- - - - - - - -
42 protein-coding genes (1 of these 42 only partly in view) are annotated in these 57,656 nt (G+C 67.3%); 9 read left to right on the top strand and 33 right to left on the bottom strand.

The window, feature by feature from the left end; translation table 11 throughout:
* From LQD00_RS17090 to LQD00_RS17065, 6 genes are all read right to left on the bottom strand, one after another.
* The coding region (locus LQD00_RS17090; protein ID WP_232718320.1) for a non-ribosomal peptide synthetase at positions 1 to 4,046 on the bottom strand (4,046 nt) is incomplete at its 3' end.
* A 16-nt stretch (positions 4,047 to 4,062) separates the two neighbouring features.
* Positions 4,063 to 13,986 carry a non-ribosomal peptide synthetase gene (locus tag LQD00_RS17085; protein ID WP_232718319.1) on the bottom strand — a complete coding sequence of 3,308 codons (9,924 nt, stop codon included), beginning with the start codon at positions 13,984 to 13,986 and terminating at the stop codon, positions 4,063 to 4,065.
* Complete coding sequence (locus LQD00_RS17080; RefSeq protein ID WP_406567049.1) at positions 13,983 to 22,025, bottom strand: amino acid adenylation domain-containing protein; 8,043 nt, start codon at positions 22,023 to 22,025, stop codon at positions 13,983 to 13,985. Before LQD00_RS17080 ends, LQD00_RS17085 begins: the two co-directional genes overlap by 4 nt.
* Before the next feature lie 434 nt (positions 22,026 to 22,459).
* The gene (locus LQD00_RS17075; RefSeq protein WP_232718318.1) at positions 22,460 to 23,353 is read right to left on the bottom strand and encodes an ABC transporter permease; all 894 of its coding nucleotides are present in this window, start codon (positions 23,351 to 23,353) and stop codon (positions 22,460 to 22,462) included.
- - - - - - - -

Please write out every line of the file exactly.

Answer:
42 protein-coding genes (1 of these 42 only partly in view) are annotated in these 57,656 nt (G+C 67.3%); 9 read left to right on the top strand and 33 right to left on the bottom strand.

The window, feature by feature from the left end; translation table 11 throughout:
* From LQD00_RS17090 to LQD00_RS17065, 6 genes are all read right to left on the bottom strand, one after another.
* The coding region (locus LQD00_RS17090; protein ID WP_232718320.1) for a non-ribosomal peptide synthetase at positions 1 to 4,046 on the bottom strand (4,046 nt) is incomplete at its 3' end.
* A 16-nt stretch (positions 4,047 to 4,062) separates the two neighbouring features.
* Positions 4,063 to 13,986 carry a non-ribosomal peptide synthetase gene (locus tag LQD00_RS17085; protein ID WP_232718319.1) on the bottom strand — a complete coding sequence of 3,308 codons (9,924 nt, stop codon included), beginning with the start codon at positions 13,984 to 13,986 and terminating at the stop codon, positions 4,063 to 4,065.
* Complete coding sequence (locus LQD00_RS17080; RefSeq protein ID WP_406567049.1) at positions 13,983 to 22,025, bottom strand: amino acid adenylation domain-containing protein; 8,043 nt, start codon at positions 22,023 to 22,025, stop codon at positions 13,983 to 13,985. Before LQD00_RS17080 ends, LQD00_RS17085 begins: the two co-directional genes overlap by 4 nt.
* Before the next feature lie 434 nt (positions 22,026 to 22,459).
* The gene (locus LQD00_RS17075; RefSeq protein WP_232718318.1) at positions 22,460 to 23,353 is read right to left on the bottom strand and encodes an ABC transporter permease; all 894 of its coding nucleotides are present in this window, start codon (positions 23,351 to 23,353) and stop codon (positions 22,460 to 22,462) included.